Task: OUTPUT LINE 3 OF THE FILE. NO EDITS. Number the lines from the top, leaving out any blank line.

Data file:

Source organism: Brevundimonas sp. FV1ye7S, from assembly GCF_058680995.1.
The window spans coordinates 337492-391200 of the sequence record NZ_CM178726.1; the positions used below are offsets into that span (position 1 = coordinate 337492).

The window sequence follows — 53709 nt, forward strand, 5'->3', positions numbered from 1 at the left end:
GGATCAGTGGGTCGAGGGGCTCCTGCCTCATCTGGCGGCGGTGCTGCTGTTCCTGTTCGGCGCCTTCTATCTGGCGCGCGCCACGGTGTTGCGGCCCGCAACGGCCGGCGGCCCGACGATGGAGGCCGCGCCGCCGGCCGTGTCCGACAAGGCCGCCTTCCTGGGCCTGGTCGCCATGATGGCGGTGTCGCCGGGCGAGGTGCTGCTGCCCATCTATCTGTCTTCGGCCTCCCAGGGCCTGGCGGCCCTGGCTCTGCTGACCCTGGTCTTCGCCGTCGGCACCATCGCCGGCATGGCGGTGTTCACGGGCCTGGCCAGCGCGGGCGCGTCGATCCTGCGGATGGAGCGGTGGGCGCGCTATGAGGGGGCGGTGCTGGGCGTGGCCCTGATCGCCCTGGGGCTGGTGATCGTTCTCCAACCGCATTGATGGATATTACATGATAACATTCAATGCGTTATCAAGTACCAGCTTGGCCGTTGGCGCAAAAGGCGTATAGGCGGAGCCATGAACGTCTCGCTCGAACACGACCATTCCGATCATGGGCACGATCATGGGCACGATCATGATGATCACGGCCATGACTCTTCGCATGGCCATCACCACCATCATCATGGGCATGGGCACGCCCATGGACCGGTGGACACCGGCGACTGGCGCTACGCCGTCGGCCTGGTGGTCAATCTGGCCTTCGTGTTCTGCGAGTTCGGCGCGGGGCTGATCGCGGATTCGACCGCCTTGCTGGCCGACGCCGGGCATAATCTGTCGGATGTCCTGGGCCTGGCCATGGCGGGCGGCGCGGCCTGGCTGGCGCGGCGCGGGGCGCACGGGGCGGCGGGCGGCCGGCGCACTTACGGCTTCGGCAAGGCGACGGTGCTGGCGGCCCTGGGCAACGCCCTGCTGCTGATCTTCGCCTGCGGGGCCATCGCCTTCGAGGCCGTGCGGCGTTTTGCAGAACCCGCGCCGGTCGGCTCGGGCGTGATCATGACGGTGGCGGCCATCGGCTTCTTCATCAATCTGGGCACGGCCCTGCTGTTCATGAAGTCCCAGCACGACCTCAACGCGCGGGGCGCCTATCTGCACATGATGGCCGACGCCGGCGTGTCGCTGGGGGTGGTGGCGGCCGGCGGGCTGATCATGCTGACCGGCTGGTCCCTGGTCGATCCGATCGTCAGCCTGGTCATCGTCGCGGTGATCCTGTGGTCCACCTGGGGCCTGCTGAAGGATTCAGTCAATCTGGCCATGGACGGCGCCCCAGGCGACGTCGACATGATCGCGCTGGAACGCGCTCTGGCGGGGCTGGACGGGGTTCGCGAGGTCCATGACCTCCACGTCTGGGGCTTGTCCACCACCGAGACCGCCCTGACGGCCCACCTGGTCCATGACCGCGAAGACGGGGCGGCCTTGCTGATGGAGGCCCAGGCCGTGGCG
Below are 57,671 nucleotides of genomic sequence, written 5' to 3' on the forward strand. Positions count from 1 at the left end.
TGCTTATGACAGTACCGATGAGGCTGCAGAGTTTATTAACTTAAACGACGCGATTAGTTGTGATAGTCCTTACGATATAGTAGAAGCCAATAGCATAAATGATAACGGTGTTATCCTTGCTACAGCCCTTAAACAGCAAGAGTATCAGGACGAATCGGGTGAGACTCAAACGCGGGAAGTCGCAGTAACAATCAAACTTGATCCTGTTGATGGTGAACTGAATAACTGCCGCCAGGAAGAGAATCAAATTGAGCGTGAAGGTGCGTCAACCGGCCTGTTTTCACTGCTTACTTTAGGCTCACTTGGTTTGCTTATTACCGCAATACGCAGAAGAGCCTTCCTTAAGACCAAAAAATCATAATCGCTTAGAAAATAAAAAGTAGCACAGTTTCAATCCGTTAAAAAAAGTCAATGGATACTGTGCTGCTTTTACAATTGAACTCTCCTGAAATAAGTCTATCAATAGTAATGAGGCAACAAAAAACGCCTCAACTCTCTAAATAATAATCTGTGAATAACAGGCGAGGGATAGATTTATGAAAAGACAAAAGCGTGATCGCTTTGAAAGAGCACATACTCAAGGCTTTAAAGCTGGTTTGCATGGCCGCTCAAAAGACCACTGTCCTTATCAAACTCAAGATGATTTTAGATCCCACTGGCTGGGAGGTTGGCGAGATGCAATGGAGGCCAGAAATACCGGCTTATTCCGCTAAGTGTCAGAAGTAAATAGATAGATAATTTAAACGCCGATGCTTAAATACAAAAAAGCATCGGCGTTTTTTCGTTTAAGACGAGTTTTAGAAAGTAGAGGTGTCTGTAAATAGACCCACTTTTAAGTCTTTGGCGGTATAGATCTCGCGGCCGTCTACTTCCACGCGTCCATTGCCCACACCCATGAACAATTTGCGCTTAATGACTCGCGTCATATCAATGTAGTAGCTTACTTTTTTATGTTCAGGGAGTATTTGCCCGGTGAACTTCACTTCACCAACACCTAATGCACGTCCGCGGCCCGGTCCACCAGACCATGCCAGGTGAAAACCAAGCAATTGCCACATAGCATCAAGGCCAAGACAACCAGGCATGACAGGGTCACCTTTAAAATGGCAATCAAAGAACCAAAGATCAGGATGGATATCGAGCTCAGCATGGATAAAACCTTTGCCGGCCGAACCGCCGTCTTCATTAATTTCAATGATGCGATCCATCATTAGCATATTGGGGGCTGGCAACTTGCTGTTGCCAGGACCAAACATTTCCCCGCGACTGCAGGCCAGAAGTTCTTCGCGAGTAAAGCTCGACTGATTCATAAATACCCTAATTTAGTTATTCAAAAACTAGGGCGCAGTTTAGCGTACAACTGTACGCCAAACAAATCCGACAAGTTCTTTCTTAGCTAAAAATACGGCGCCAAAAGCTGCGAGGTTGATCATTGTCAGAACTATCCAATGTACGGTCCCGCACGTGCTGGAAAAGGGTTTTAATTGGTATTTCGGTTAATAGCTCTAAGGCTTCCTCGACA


The window sequence follows — 53709 nt, forward strand, 5'->3', positions numbered from 1 at the left end: